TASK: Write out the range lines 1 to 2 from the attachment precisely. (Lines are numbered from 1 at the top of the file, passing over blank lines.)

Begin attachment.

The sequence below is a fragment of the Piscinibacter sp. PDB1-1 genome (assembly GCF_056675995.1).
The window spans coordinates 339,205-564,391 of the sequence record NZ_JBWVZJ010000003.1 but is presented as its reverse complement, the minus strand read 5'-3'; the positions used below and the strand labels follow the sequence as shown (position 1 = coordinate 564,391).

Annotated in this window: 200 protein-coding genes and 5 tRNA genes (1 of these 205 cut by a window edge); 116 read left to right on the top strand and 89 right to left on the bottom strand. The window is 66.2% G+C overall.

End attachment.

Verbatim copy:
The sequence below is a fragment of the Piscinibacter sp. PDB1-1 genome (assembly GCF_056675995.1).
The window spans coordinates 339,205-564,391 of the sequence record NZ_JBWVZJ010000003.1 but is presented as its reverse complement, the minus strand read 5'-3'; the positions used below and the strand labels follow the sequence as shown (position 1 = coordinate 564,391).